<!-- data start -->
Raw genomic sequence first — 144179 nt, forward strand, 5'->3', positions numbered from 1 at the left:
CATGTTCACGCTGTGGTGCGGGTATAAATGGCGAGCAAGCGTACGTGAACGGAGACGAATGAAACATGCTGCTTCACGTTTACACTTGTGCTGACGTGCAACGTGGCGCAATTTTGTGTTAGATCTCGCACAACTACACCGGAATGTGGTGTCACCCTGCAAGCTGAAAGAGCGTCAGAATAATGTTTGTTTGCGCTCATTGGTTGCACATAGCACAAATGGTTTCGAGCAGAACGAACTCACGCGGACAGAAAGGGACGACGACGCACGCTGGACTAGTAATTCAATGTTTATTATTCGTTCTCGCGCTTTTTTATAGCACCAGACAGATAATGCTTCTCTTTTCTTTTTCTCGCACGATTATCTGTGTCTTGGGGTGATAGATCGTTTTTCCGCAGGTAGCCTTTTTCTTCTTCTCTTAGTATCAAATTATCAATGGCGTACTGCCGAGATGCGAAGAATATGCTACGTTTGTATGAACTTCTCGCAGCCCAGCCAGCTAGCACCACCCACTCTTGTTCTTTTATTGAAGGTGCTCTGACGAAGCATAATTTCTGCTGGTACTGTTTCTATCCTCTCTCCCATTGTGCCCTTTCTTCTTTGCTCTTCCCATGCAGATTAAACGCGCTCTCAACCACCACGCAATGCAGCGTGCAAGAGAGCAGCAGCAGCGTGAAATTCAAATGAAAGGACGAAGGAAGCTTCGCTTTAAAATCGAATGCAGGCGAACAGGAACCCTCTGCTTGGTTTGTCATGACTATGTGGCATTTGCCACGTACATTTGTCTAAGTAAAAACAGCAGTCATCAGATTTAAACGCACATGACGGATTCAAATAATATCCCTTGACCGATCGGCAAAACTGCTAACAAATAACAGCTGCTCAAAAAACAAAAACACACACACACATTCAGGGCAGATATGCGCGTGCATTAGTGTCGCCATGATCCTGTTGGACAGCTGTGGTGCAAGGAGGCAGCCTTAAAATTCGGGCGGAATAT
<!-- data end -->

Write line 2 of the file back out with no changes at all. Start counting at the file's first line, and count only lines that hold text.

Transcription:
CATGTTCACGCTGTGGTGCGGGTATAAATGGCGAGCAAGCGTACGTGAACGGAGACGAATGAAACATGCTGCTTCACGTTTACACTTGTGCTGACGTGCAACGTGGCGCAATTTTGTGTTAGATCTCGCACAACTACACCGGAATGTGGTGTCACCCTGCAAGCTGAAAGAGCGTCAGAATAATGTTTGTTTGCGCTCATTGGTTGCACATAGCACAAATGGTTTCGAGCAGAACGAACTCACGCGGACAGAAAGGGACGACGACGCACGCTGGACTAGTAATTCAATGTTTATTATTCGTTCTCGCGCTTTTTTATAGCACCAGACAGATAATGCTTCTCTTTTCTTTTTCTCGCACGATTATCTGTGTCTTGGGGTGATAGATCGTTTTTCCGCAGGTAGCCTTTTTCTTCTTCTCTTAGTATCAAATTATCAATGGCGTACTGCCGAGATGCGAAGAATATGCTACGTTTGTATGAACTTCTCGCAGCCCAGCCAGCTAGCACCACCCACTCTTGTTCTTTTATTGAAGGTGCTCTGACGAAGCATAATTTCTGCTGGTACTGTTTCTATCCTCTCTCCCATTGTGCCCTTTCTTCTTTGCTCTTCCCATGCAGATTAAACGCGCTCTCAACCACCACGCAATGCAGCGTGCAAGAGAGCAGCAGCAGCGTGAAATTCAAATGAAAGGACGAAGGAAGCTTCGCTTTAAAATCGAATGCAGGCGAACAGGAACCCTCTGCTTGGTTTGTCATGACTATGTGGCATTTGCCACGTACATTTGTCTAAGTAAAAACAGCAGTCATCAGATTTAAACGCACATGACGGATTCAAATAATATCCCTTGACCGATCGGCAAAACTGCTAACAAATAACAGCTGCTCAAAAAACAAAAACACACACACACATTCAGGGCAGATATGCGCGTGCATTAGTGTCGCCATGATCCTGTTGGACAGCTGTGGTGCAAGGAGGCAGCCTTAAAATTCGGGCGGAATAT